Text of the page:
After fabrication, electrodes are affixed to both faces of each ceramic disc, such as electrodes 12c and 12d on disc 12a and electrodes 122 and 12f on disc 12b, shown .in FIG. 2 greatly exaggerated in thickness for the purposes of illustration. The electroded discs are then placed in alignment, and securely bonded together so that inner electrodes 12d and 12e are in electrical contact. A bonding technique found suitable for the purposes of the instant invention is described in the aforesaid copending application, but other well-known methods may be equally satisfactory.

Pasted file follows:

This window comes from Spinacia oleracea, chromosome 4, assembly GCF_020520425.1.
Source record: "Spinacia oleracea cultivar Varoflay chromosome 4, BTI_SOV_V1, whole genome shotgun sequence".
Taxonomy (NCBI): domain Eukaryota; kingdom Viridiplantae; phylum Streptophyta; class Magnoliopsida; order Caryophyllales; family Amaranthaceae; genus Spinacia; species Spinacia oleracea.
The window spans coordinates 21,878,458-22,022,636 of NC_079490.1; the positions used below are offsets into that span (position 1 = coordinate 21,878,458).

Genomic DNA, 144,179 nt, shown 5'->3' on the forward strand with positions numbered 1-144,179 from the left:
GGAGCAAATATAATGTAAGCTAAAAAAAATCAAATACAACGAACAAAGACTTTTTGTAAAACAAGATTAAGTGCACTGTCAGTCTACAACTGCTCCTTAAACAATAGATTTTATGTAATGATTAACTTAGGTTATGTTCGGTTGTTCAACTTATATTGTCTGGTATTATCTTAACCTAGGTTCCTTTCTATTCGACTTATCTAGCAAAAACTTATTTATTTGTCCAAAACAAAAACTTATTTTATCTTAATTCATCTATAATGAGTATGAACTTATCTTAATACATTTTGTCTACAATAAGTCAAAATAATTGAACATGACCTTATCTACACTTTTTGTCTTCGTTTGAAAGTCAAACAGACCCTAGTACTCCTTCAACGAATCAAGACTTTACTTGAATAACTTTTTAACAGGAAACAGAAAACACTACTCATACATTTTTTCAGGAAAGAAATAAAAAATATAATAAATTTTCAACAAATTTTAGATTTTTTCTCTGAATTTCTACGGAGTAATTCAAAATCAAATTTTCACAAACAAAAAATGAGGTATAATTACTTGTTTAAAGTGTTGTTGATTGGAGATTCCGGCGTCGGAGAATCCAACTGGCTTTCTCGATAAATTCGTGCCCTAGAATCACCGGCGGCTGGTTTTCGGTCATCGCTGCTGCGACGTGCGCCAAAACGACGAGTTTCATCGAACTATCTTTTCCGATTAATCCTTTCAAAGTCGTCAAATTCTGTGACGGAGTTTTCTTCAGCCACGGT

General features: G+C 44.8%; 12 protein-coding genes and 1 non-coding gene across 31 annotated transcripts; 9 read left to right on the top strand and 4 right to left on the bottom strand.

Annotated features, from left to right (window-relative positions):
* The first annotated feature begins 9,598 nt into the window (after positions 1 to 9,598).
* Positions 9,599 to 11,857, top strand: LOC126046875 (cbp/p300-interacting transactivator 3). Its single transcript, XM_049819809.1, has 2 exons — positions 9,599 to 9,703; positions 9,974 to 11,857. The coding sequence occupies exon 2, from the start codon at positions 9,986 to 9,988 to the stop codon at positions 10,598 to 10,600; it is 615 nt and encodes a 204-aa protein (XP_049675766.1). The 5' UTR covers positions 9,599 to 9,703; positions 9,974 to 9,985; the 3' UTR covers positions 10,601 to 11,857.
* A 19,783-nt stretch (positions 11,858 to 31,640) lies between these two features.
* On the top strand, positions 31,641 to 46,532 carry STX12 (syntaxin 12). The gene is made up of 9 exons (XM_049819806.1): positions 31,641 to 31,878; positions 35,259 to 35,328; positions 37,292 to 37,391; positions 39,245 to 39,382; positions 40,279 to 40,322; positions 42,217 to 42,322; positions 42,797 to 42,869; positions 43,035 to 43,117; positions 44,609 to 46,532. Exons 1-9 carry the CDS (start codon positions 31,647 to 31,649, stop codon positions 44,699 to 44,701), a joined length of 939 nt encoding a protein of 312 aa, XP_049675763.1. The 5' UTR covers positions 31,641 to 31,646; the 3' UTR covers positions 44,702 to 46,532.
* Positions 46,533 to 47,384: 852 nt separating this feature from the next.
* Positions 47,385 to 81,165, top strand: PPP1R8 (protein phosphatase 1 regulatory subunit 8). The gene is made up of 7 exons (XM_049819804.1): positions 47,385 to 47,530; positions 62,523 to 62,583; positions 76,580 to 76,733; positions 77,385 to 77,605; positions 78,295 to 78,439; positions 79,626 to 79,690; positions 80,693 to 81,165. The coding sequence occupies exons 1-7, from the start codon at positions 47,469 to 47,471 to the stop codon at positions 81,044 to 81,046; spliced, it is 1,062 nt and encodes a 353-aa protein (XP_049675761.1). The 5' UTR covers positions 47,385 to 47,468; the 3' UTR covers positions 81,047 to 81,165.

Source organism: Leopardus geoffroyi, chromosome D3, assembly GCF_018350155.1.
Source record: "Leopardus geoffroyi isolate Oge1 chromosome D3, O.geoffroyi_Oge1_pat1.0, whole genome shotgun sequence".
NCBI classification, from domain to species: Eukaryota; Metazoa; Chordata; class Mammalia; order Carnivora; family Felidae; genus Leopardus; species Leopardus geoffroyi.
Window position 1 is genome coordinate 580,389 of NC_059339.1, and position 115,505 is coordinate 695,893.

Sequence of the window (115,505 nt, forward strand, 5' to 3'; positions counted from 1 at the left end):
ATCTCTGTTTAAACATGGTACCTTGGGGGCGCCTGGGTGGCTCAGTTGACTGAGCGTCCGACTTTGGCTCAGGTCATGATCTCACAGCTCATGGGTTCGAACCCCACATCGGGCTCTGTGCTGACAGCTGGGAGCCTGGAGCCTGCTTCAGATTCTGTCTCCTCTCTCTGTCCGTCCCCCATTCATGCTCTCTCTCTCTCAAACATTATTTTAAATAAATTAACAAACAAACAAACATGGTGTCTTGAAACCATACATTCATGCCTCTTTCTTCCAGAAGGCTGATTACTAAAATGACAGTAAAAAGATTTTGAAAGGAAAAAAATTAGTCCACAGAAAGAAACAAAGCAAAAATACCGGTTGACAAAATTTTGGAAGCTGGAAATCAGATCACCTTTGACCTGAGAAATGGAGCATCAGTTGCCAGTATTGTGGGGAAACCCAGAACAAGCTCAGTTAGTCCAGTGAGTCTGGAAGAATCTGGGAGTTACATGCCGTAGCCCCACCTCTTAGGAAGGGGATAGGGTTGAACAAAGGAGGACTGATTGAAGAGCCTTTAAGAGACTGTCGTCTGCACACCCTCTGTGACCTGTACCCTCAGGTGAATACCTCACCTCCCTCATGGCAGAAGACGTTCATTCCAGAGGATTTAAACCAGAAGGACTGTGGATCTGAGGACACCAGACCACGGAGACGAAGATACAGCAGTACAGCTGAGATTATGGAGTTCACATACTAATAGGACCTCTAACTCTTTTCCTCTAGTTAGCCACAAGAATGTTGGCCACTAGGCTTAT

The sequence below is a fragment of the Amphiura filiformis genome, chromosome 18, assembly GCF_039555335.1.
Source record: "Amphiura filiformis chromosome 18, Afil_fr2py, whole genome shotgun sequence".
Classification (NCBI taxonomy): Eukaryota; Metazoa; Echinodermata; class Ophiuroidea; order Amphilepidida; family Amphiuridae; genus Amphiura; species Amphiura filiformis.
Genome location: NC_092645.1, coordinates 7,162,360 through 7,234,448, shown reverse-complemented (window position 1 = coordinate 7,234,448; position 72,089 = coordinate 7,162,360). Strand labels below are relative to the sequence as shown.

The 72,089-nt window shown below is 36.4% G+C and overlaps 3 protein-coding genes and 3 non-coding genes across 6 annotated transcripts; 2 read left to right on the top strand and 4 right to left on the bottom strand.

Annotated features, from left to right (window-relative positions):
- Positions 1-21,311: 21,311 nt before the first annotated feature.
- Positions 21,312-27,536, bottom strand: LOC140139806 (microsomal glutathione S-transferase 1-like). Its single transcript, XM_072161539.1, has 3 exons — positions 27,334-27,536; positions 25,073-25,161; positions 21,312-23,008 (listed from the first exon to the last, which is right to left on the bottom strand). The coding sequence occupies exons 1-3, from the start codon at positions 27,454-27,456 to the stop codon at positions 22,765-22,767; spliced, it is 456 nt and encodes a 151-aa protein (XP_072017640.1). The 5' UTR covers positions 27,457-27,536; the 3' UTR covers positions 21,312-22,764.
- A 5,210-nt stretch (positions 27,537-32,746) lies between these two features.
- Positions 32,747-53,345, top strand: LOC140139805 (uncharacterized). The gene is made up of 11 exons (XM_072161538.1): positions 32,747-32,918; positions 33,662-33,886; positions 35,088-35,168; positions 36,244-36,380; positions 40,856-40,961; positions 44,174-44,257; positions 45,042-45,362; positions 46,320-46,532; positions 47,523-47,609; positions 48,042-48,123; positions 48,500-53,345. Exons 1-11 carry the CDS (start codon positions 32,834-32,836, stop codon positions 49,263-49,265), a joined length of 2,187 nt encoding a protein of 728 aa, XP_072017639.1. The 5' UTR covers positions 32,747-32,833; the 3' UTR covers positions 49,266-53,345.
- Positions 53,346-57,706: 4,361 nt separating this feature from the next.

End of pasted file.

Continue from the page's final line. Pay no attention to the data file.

The overall electrical response characteristics of the transducer of FIG. I depend upon both the acoustics of the housing 10 and the means utilized to support the transducing element 12 within the chamber 11 formed thereby. In certain transducer applications, it is particularly desirable to achieve a relatively flat or uniform characteristic curve over the frequency band of interest, although it is to be understood that other characteristics can also be achieved in accordance with the invention. If required, a low-frequency rolloff of the desired curve is relatively easy to obtain, in the case of a piezoelectric ceramic transducer, when it is realized that the ceramic transducing element represents a capacitance at low frequencies. Accordingly, by appropriately choosing the value of resistance connected across the transducer, as, for example, the input resistance of a preamplifier stage following. the transducer, the corresponding R-C corner frequency may be suitably located. The high frequency end of the transducer characteristic typically contains an undesirably high peak located at the first natural resonant frequency of the mounted transducing element 12, as well as higher frequency overtones, all of which must be suppressed or filtered out in order to obtain a flat response. This suppression is provided, in part, by the means used to support the element in accordance with the invention, to be more fully discussed hereinafter, and also by the proper engineering of the acoustics of housing 10.